Windows Vista was the first major deviation in an operating system for Microsoft’s since 95’s improvement over the previous editions (which still incorporated DOS extensively).  Windows 98 and XP, which were certainly popular, were more expansions on Windows 95 than independent formats.  While 95 represented a revolution in the realm of personal computing, instead of hitting the ground running, Vista landed and then tripped over its own feet.  After barely a year on the open market, Microsoft decided to scrap the Vista name, fix the biggest errors, and repackage the system as Windows 7.  How did one of the largest and most successful tech firms in history make a mistake of this magnitude?

 

Vista hit the racks (figuratively and literally) during the early part of 2007.  The marketing strategy revolved around an up to date user interface, stronger security and firewalls to prevent viruses and malware, and a greater incorporation of internet search and multimedia programs.  The last two items were obviously a nod that Apple and Google had products that offered advantages over the previous Windows editions.  This was a bit of a revelation as Microsoft had rarely acknowledged that any competitors offered a strong enough threat to affect their overall business and development strategies.

 

The Mac vs. PC commercials featuring Justin Long may have doomed Windows Vista from the get go. Coinciding with the Vista release, Apple released a commercial in which the PC characters claims that Vista will not have the problems offered by previous Windows’ versions (this is coupled with flashbacks that show PC saying the same thing for every prior release of Windows (XP, 98, 95, etc.).  So when it became obvious that Vista did have some of the same problems (in addition to a few of its own) – Apple could chuckle with a series of commercials that had become all too accurate.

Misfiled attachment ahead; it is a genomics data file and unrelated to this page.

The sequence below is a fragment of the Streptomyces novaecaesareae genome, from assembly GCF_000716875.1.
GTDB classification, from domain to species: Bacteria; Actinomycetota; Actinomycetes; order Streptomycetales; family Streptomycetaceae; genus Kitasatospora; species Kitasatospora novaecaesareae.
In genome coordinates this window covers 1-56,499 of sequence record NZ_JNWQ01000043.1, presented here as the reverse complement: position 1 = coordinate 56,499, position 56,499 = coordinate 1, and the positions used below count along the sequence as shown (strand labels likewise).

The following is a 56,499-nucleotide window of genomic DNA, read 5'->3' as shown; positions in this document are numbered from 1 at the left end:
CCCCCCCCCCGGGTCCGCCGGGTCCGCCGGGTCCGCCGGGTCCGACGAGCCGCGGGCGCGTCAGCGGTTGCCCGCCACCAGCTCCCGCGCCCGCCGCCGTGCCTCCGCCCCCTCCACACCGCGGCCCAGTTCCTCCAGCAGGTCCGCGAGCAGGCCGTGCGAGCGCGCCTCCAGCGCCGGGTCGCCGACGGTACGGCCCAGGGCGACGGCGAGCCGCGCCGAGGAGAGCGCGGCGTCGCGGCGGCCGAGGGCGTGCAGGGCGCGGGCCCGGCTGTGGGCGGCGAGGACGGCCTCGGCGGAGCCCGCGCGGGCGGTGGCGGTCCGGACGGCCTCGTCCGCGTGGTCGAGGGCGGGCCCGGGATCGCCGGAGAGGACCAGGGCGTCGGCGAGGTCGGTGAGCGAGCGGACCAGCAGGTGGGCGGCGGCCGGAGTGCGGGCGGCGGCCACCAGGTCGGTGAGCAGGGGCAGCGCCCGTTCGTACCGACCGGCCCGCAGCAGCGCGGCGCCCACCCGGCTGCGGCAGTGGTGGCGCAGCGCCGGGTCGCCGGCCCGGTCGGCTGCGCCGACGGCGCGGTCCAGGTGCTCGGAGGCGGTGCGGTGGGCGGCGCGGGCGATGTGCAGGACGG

So what were the issues that frustrated Windows Vista users?  A major one revolved around the inability to integrate many popular programs offered by third party companies.  The security firewall of Vista would often block (intentionally or accidentally) drivers from being installed by external programs.  If this is a malware program – this is a good thing, but when it blocks a driver that a user clearly wants, that is an issue.  Even users of the extremely popular iTunes and Adobe suite found problems with full compatibility for their programs.  These two items are so popular that this could not be swept under the rug or considered a rare case.  There were even occasions where songs downloaded from iTunes would corrupt iPods after being uploaded.  People tend to frown upon their digital media destroying their hardware.  Another issue involved networking for VPN users.  Users who were trying to work from home by logging into their business computer found the Vista VPN system very difficult (there actually still exist issues for this with Windows 7).  Consumers became very frustrated that a corporation with the volume and cash flows of Microsoft released a product with issues that should have been foreseen and never made it past beta testing.  It was simply an unacceptable situation.

 

On the plus side, Microsoft has remedied many of these problems with the Windows 7 release.  Critics have found it to be the best system from the company in a very long time.  Since Microsoft has often been (rightly) accused of resting on its laurels, taking the proactive approach by doing a complete overhaul (even in packaging) was a very wise decision.  This system is a cleaner OS, more friendly to users, the interface is much improved, and it is much more compatible with third party software than the previous system.  So kudos on that one Bill Gates.

– Felix Chesterfield

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